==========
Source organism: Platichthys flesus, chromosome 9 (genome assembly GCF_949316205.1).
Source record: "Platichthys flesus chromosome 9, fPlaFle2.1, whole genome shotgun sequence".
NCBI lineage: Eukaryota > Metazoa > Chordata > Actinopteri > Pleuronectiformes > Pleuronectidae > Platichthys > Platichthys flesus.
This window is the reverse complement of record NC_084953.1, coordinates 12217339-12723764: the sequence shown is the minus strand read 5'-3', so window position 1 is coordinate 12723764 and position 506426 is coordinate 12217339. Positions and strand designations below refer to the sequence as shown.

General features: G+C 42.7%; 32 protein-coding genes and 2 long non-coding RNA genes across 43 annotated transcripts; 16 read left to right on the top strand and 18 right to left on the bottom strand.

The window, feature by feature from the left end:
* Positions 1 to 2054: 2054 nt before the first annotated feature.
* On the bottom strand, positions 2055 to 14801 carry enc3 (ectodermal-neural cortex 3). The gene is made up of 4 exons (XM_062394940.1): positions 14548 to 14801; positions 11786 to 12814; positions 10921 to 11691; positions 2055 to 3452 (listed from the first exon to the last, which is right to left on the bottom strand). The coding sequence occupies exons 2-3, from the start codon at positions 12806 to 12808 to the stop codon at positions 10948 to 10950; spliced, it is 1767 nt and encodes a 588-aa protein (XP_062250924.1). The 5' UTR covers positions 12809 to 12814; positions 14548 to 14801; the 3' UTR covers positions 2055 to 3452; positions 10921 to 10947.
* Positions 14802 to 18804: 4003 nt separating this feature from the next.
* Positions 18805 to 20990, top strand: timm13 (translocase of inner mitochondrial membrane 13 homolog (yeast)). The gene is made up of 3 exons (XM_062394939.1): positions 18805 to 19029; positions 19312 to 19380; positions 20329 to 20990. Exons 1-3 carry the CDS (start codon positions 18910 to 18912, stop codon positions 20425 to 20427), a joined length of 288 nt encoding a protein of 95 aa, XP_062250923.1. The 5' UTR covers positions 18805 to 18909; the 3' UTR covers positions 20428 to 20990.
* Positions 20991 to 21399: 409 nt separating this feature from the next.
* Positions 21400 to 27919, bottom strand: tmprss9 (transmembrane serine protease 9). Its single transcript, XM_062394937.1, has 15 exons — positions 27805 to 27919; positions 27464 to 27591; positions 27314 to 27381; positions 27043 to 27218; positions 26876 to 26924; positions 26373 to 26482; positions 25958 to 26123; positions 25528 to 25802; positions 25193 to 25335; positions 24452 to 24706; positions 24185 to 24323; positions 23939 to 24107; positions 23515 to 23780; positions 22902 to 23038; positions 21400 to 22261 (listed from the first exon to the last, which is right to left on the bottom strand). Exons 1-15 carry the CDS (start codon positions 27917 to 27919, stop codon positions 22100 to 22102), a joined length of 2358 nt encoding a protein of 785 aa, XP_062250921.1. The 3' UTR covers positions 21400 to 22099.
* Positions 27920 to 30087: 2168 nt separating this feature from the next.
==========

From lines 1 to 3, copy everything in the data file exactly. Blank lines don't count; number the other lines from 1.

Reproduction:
Source organism: Platichthys flesus, chromosome 9 (genome assembly GCF_949316205.1).
Source record: "Platichthys flesus chromosome 9, fPlaFle2.1, whole genome shotgun sequence".
NCBI lineage: Eukaryota > Metazoa > Chordata > Actinopteri > Pleuronectiformes > Pleuronectidae > Platichthys > Platichthys flesus.